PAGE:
With the attention of the world turned to the Dakar rally, Spanish sports daily Marca, which also runs a radio program, called Marc Coma, former five-time Dakar winner and now head of KTM Spain, to talk about the rally currently going on in Peru. During the interview, Coma said that he wouldn't rule out an approach to Marc Márquez. "Marc was part of the KTM family in the past," Coma said. "KTM's MotoGP project is evolving in the right direction. When the bike is ready to win, why not have Márquez with us?"
The start of the year is traditionally a chance to look ahead, and make predictions for what is to come. But as an old Danish proverb, sometimes ascribed to the brilliant Danish physicist Niels Bohr, says, it is difficult to make predictions, especially about the future. To demonstrate just how hard, we will kick off the year taking a look back at predictions I made last year, and what I got wrong.
I started last year with an article in which I made three predictions for the 2018 season:
1. Marc Márquez wins more on his way to title number seven
He's going to win a lot of races in 2018 – my best guess would be eight or nine of the nineteen – and the way you win championships is by winning races.
This one, I got right. Marc Márquez did indeed go on to win the 2018 MotoGP championship by a comfortable margin, wrapping up the title at Motegi, in front of Honda's biggest bosses. And – more by luck than judgment – my guess for how many races Márquez would win was right on the money, the Repsol Honda rider racking up a total of 9 victories last year.
And the winner is... Takaaki Nakagami! Or at least the LCR Honda rider's name sit atop the timesheets at the end of the final day of the final MotoGP test of 2018. Which both counts for a lot, and counts for very little at the same time. The fact that Nakagami was able to do the time is proof that the 2018 Honda RC213V is a much better bike than the 2017 version which the Japanese rider spent last season on – see also the immediate speed of Franco Morbidelli, now he is on the Petronas Yamaha rather than the Marc VDS Honda. It was also proof that Nakagami – riding Cal Crutchlow's bike at Jerez – is a much better rider than his results on the 2017 bike suggest. And puts into perspective that this was the bike which Marc Márquez won the 2017 MotoGP title on.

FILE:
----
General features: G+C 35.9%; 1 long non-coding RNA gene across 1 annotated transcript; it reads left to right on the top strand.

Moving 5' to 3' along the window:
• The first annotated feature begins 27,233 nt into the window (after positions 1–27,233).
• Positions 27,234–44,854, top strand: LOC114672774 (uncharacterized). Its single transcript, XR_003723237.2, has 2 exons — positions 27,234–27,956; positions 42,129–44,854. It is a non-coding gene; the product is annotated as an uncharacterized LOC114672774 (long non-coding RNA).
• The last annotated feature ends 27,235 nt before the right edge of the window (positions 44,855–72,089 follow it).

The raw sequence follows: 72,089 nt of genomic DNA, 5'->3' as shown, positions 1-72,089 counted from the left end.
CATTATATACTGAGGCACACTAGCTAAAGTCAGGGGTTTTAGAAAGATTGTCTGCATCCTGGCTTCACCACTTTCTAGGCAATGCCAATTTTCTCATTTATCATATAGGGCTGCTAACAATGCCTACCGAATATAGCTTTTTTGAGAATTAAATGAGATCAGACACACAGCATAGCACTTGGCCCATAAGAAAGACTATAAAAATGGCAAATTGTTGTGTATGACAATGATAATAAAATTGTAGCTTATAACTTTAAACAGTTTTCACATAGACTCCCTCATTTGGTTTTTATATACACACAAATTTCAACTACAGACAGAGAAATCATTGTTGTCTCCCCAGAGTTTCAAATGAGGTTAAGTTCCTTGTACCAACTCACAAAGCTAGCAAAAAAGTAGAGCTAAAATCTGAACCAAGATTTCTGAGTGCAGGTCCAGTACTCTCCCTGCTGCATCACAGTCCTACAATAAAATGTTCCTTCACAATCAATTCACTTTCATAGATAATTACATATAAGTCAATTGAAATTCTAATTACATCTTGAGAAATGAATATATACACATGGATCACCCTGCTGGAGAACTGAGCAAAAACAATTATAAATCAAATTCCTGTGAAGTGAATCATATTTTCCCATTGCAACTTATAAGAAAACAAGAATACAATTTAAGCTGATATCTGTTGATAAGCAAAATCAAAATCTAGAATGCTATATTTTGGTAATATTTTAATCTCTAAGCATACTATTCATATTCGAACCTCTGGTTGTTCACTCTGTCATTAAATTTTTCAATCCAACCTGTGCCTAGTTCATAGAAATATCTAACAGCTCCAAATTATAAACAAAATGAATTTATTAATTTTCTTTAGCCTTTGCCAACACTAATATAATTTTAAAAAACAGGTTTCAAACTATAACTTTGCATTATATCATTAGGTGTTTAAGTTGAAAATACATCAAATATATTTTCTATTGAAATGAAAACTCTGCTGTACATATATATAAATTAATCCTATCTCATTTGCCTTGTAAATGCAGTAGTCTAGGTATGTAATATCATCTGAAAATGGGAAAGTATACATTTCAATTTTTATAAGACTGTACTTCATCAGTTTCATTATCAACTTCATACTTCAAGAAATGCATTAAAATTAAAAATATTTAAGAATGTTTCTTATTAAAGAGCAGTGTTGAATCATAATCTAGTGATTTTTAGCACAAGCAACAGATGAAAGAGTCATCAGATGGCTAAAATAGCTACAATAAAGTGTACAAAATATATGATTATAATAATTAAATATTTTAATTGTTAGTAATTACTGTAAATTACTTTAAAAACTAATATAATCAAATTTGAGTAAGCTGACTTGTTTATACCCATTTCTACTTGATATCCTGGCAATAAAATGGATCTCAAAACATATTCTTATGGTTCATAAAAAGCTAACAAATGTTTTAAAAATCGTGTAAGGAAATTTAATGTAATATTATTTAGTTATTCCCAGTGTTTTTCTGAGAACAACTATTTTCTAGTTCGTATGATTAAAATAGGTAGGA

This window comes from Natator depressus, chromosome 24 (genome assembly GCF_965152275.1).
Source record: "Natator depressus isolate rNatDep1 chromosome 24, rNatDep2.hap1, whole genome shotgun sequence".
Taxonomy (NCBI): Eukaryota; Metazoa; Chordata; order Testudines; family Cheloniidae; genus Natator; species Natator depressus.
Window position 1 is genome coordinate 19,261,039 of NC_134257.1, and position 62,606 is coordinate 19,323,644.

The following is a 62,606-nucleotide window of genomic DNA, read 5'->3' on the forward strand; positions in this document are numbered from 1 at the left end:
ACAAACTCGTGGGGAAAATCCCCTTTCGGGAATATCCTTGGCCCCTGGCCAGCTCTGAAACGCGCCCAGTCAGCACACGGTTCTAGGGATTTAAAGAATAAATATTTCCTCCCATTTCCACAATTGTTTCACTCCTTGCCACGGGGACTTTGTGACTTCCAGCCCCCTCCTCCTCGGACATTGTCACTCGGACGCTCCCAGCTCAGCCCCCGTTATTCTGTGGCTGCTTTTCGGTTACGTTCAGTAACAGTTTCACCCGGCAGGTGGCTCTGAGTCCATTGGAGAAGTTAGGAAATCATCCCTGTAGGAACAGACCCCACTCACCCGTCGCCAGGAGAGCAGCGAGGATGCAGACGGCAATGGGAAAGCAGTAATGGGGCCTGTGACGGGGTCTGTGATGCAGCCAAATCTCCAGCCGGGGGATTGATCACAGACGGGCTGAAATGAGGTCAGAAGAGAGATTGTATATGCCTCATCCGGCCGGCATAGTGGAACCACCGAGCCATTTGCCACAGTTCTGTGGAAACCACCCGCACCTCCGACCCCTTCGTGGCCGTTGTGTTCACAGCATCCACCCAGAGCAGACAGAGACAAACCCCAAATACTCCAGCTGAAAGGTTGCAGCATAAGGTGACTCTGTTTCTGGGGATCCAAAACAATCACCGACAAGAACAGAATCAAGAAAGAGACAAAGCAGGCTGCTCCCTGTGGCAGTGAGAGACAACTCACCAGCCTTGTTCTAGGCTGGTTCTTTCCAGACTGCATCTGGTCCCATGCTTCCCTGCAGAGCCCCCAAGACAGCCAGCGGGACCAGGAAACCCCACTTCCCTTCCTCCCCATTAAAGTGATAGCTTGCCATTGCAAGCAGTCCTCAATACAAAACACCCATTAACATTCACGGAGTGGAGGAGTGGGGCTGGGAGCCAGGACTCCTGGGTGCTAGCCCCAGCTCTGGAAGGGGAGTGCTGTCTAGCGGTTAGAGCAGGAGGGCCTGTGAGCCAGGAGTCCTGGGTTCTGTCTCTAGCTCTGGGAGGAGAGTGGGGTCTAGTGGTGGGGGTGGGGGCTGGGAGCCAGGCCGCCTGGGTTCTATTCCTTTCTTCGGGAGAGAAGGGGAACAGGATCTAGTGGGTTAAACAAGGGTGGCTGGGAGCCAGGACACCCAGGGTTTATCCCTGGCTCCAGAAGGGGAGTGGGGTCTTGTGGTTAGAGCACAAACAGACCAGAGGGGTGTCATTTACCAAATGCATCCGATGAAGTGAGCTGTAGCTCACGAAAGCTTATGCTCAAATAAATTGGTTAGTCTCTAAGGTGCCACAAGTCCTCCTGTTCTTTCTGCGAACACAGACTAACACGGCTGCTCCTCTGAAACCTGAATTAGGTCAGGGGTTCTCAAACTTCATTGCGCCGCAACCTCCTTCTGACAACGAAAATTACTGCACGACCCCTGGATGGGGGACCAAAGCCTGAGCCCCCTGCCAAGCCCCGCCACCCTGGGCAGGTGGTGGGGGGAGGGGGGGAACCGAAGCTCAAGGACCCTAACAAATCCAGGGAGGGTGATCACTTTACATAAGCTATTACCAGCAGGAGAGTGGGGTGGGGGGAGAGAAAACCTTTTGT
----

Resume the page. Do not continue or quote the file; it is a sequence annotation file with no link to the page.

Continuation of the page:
But it also doesn't really mean very much. Testing is just testing, and the riders don't necessarily have either the inclination or the tire allocation to go chasing a quick lap time the way they do on a race weekend. Nobody wants to risk it all just to prove a point and get injured just before they go into the winter break. And with the top 15 within a second of one another, and the top 7 within a quarter of a second, the differences are pretty meaningless anyway.
Dovizioso finished runner-up to Marc Márquez in 2017 and 2018, so how does rider counter the skills of his greatest rival and how has riding technique changed since he came to MotoGP?
How has riding technique changed since you came to MotoGP in 2008?
Riding technique has changed a lot. The bikes have changed a lot and the intensity we are able to put into the bike has changed a lot, so you need to be much fitter because to be fast for 45 minutes with such a level of intensity is impossible if you are not very, very fit. This is the first thing, the second thing is the electronics. The electronics have changed a lot: they are much better and the way we manage them is much better; this is the biggest change and it affects our riding style.